A World on the Wing : The Golden Odyssey of Migratory Birds, by Scott Weidensaul.

Coming near the end of ''A World on the Wing : The Global Odyssey of Migratory Birds'' Scott Weidensaul's gripping journey alongside the world's feathered wanderers and the people who study them - these words are necessarily grim.

Any long timer birder offers the same lament : Migration just isn't what it used to be.

The plummeting numbers of songbirds and shorebirds, raptors and waterfowl, have become painfully apparent; a recent study collating decades of data revealed that nearly a third of all birds - three billion creatures - have vanished from North America in just just the last 30 years.

Weidensaul tasks himself with communicating to both the knowing birder and the laymen the epic scale of what's happening in our skies every year, the whys and hows, while-offering rays of hope through the gloomy storm clouds.

The success of ''A World on The Wing'' in navigating that challenge rivals the astonishing feats of the birds he chronicles.

At its best, ''A World on the Wing'' brims with spectacle : the silhouettes of a hundreds thousand Amur Falcons flying past the moon, ten thousand Swainson hawks soaring against the setting sun before roosting together in eucalyptus trees -

Waves of colourful warblers moving along the St. Lawrence River in Quebec in one of the Greatest Shows on Earth - shows that were once the norm, and now are increasingly rare.

The passion Weidensaul brings to these scenes is personal. ''A World on the Wing'' finds some of its most moving moments early on, when he charts the development of his own interest in birds. As he describes watching the great movements of raptors over Hawk mountains in Pennsylvania-

''Fly fishing in the air'' to lure a golden eagle into his hander's mist net, or the simple pleasure of celebrating the raucous arrival of Canada geese every spring over his childhood home -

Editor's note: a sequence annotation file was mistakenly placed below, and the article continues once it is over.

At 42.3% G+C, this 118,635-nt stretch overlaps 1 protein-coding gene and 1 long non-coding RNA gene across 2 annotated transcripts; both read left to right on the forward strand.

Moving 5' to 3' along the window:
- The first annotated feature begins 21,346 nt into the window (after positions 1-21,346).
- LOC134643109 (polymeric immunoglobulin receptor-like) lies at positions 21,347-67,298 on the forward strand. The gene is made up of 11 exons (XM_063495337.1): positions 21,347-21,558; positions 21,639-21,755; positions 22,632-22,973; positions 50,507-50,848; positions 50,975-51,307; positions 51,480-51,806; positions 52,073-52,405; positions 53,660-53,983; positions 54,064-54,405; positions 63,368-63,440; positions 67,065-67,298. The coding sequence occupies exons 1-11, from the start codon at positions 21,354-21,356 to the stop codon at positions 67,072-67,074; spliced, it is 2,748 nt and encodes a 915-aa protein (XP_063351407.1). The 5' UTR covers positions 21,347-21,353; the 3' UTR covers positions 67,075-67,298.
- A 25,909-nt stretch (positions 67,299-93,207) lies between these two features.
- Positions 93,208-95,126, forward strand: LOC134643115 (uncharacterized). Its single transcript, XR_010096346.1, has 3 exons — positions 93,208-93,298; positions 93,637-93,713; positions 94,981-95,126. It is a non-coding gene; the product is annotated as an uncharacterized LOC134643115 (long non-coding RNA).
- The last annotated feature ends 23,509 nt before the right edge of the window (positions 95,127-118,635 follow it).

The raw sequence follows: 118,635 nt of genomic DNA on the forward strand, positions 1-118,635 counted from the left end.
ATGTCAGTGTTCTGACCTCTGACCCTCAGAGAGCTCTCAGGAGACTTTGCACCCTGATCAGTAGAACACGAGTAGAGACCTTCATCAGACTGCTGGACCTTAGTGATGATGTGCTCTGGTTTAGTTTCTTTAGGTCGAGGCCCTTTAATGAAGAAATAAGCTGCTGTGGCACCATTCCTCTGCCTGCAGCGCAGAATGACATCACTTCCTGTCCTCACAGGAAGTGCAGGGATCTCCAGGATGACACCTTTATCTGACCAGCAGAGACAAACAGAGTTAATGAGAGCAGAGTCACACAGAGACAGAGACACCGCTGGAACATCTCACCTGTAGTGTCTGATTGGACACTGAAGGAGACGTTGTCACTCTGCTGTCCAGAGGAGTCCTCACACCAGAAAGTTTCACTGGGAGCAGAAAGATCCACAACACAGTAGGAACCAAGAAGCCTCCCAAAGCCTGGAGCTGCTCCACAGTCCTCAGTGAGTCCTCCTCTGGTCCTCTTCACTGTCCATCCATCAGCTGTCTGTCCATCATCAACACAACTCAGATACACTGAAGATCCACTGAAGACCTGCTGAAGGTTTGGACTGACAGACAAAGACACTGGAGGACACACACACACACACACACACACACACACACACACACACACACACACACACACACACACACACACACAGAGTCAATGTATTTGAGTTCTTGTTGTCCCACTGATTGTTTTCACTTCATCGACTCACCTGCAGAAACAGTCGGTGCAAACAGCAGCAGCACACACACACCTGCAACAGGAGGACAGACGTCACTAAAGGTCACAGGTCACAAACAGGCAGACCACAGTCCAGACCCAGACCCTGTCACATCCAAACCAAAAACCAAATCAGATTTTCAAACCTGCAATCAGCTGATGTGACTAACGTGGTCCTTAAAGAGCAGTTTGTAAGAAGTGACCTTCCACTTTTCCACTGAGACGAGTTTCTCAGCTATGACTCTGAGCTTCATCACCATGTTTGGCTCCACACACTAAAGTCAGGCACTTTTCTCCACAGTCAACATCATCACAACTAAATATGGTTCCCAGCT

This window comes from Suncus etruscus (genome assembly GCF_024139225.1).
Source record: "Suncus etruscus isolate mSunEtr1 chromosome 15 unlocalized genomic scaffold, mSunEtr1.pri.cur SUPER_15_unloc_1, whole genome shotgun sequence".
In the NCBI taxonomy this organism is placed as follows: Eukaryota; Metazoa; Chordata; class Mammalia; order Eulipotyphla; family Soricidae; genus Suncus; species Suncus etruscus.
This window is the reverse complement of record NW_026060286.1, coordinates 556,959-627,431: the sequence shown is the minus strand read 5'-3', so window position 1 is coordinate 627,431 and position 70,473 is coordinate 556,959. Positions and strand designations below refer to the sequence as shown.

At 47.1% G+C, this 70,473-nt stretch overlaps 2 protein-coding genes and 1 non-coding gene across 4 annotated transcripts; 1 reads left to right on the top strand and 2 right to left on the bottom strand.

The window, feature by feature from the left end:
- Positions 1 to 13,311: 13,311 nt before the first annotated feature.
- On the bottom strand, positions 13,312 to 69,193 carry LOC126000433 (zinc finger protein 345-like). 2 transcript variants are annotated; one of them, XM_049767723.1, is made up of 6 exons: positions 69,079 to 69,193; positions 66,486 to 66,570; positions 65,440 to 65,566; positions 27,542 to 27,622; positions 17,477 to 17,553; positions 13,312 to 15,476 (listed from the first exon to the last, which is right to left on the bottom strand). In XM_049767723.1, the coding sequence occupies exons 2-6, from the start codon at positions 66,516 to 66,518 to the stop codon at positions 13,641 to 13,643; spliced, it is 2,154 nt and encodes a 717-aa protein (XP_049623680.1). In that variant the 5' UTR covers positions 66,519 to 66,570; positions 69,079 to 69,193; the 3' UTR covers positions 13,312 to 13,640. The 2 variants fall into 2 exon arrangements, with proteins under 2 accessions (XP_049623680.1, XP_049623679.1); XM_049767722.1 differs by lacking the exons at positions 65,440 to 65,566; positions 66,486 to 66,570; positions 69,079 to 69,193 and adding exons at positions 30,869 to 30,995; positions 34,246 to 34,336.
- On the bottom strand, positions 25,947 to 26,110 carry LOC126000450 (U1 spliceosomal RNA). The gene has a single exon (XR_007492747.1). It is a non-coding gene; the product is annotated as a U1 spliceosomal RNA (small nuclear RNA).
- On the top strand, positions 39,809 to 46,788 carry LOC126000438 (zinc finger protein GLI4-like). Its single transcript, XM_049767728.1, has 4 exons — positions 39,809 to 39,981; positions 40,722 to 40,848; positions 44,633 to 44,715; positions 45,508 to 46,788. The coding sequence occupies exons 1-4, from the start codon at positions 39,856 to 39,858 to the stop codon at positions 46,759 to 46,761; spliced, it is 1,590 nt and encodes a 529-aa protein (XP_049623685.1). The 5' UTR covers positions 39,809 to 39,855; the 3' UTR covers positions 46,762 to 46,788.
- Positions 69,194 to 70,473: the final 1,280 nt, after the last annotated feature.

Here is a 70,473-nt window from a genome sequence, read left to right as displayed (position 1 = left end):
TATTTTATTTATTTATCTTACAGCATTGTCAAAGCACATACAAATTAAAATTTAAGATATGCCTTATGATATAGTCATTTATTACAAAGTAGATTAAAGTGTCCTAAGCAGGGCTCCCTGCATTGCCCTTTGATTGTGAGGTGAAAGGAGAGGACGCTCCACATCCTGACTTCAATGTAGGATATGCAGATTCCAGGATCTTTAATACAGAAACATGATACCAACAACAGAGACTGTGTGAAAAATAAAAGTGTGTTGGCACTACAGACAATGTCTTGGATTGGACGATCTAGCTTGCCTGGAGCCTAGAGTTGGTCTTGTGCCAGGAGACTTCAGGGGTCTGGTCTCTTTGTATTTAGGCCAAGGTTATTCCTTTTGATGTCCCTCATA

[ ''Big Goose Day'' his family called it; ''but it's not like we baked a cake or anything else,'' his sister adds], a birder can be forgiven for nodding in recognition. And non-birders can feel enough of the joy that they, too, might be inspired to partake of the wild.

Spring rushes up the shoots of growing things, and from the towers of New York to the farms of Alabama, from the plains of Manitoba to the west woods of Cascadia, we know that wings rushing up from the south are not far behind.

''As the light grew around me, the woods, I realized, were seething with birds,'' Weidensaul writes.

''They darted across the narrow trails I followed beneath the oaks, flickers and slashes of motion in my peripheral vision, and flushed before me like a bow wave as I walked - warblers and sparrows, buntings and orioles, catbirds and thrushes, flycatchers and grosbeaks. This was the kind of day for which my colleagues and I came here.''

As the birds flit through these pages, but with ever less frequency through our lives, we can only hope that birders and non-birders alike take inspiration and call to action from ''A World on the Wing.'' This is the kind of a book we've been waiting for.

The World Students Society thanks review author Christian Cooper.


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